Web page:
Will Jesus forget how He came to the Garden of Gethsemane knowing that He would not simply die by crucifixion, but even more than that He would die carrying the guilt of mankind on His shoulders? Will He forget, could He forget the sacrifice He made to save us? The way He paid our debt to God?

No! Jesus will not forget what He did nor will He forget the ones for whom He did it. Your Savior remembers you with a perfect memory and with perfect understanding of you and your needs. People may forget Jesus, but Jesus never forgets us.

A story is told of a couple who is driving in the car together, the husband behind the wheel. The wife says to him, “Remember when we were just married how we would always sit together close here in the front seat while we rode through the countryside? Now we never sit by each other anymore.” To this the husband replied, “I’m still sitting in the same place.”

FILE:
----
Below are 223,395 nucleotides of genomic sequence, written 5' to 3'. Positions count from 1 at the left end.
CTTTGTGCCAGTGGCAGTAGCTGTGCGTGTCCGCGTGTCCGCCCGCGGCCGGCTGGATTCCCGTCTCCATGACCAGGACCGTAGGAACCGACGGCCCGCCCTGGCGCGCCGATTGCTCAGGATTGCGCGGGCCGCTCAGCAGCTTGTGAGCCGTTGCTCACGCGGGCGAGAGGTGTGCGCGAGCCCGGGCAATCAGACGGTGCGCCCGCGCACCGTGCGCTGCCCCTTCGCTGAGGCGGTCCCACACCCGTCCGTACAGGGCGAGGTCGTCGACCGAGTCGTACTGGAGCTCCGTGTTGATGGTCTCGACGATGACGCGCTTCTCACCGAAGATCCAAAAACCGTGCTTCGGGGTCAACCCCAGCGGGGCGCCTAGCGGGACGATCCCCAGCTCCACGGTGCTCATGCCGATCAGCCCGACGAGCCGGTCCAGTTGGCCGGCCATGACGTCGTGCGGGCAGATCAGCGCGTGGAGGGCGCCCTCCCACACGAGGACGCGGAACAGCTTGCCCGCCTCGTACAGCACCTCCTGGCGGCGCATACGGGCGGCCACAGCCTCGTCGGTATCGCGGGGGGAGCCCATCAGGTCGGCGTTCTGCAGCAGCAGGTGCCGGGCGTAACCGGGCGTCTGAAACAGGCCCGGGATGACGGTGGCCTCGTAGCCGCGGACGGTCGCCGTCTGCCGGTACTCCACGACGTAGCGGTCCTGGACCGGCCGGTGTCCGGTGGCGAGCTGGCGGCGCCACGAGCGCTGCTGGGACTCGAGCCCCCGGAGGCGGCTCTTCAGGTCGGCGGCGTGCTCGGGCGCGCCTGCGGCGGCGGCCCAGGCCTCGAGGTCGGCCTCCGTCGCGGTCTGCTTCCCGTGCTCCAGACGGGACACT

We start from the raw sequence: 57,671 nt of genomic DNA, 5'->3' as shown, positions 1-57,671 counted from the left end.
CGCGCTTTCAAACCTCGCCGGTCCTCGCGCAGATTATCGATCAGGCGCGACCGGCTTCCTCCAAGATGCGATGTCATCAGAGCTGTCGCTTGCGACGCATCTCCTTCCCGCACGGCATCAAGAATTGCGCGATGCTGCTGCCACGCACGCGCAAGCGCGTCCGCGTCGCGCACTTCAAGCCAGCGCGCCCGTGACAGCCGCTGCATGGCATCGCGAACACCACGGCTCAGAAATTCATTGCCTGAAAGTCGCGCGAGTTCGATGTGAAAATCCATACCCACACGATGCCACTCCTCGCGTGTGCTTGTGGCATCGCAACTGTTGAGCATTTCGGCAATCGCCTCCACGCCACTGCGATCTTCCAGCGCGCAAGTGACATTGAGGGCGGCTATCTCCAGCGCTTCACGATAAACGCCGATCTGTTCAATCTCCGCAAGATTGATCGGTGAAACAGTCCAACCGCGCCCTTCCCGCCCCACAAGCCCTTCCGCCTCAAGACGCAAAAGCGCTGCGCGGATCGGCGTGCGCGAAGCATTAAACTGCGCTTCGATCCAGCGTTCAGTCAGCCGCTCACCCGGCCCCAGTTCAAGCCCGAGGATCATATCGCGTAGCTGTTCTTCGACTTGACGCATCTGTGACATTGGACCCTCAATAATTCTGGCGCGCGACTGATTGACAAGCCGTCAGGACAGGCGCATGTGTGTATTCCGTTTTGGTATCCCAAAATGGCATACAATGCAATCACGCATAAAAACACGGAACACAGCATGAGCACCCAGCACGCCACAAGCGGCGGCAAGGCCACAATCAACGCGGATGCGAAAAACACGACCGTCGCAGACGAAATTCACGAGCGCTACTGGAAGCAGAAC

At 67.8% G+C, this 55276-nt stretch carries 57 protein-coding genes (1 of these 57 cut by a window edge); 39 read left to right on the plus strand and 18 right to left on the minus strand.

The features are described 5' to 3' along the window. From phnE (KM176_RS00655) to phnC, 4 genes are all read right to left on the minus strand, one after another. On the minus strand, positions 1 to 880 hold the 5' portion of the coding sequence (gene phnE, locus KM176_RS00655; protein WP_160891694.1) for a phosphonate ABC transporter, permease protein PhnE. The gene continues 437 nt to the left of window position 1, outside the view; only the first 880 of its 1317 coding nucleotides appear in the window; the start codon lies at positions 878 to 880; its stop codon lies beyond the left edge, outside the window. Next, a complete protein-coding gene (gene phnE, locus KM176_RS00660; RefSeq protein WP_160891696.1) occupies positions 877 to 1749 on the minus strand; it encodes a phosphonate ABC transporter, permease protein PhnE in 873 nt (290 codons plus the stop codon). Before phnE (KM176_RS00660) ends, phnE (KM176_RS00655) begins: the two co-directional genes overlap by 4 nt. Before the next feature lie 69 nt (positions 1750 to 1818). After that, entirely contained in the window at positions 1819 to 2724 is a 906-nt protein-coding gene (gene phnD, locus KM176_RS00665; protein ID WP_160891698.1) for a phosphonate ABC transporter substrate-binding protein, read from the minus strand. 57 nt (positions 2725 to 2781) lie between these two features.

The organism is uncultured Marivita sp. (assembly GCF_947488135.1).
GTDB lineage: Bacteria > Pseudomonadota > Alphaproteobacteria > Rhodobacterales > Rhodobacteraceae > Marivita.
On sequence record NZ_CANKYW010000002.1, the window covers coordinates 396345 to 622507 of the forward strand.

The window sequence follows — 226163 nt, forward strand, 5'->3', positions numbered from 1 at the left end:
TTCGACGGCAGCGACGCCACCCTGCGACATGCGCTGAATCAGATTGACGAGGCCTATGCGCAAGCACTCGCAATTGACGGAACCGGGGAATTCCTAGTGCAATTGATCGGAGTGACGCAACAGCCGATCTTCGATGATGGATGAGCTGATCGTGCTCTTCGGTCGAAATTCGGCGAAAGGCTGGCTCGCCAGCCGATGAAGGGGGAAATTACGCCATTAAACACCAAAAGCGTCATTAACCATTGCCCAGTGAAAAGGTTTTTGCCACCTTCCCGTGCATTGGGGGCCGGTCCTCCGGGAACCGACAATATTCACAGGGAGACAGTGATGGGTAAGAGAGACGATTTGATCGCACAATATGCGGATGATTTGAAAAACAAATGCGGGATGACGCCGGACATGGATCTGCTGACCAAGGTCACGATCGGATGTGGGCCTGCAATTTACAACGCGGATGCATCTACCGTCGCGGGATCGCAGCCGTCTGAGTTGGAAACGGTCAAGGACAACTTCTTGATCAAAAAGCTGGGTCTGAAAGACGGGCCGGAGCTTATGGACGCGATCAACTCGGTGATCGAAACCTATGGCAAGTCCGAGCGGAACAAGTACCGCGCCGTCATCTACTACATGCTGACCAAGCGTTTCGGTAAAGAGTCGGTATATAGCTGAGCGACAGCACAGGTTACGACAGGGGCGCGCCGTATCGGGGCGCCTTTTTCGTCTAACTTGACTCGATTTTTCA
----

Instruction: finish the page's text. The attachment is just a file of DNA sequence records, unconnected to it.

It’s a humorous illustration, but it reveals a certain truth about us and Jesus: Sometimes when we think the Lord has forgotten us and “moved away” from us, the reality is that we have moved away from Him. He is where He always was. He is always there for us, inviting us to lay our burdens on His strong shoulders, urging us to take comfort in the fact that He never forgets us, inviting us to put our confidence in Him.

Jesus will never suffer from dementia, even if we do. Isn’t that a cheerful, comforting thought? It was for the prophet Isaiah. He said, “Sing, O heavens! Be joyful, O earth! And break out in singing, O mountains! For the Lord has comforted His people, and will have mercy on His afflicted. [v.13]

Isaiah was given the blessing of being able to look ahead to the days when Jerusalem would be restored and the exiles would return from captivity. We too are able to see ahead, for we know what the future holds for those who are in Christ Jesus. We know that our Savior has not forgotten us. Even if He does not choose to relieve us of every little earthly difficulty, He will surely come again and take us to Himself.

Smile and be glad! Jesus never forgets!

Thou on my head in early youth didst smile,
And though rebellious and perverse meanwhile,
Thou hast not left me, oft’ like I’ve left Thee,
On to the close, O Lord, abide with me. Amen.

[TLH 552:5]

—Pastor David P. Schaller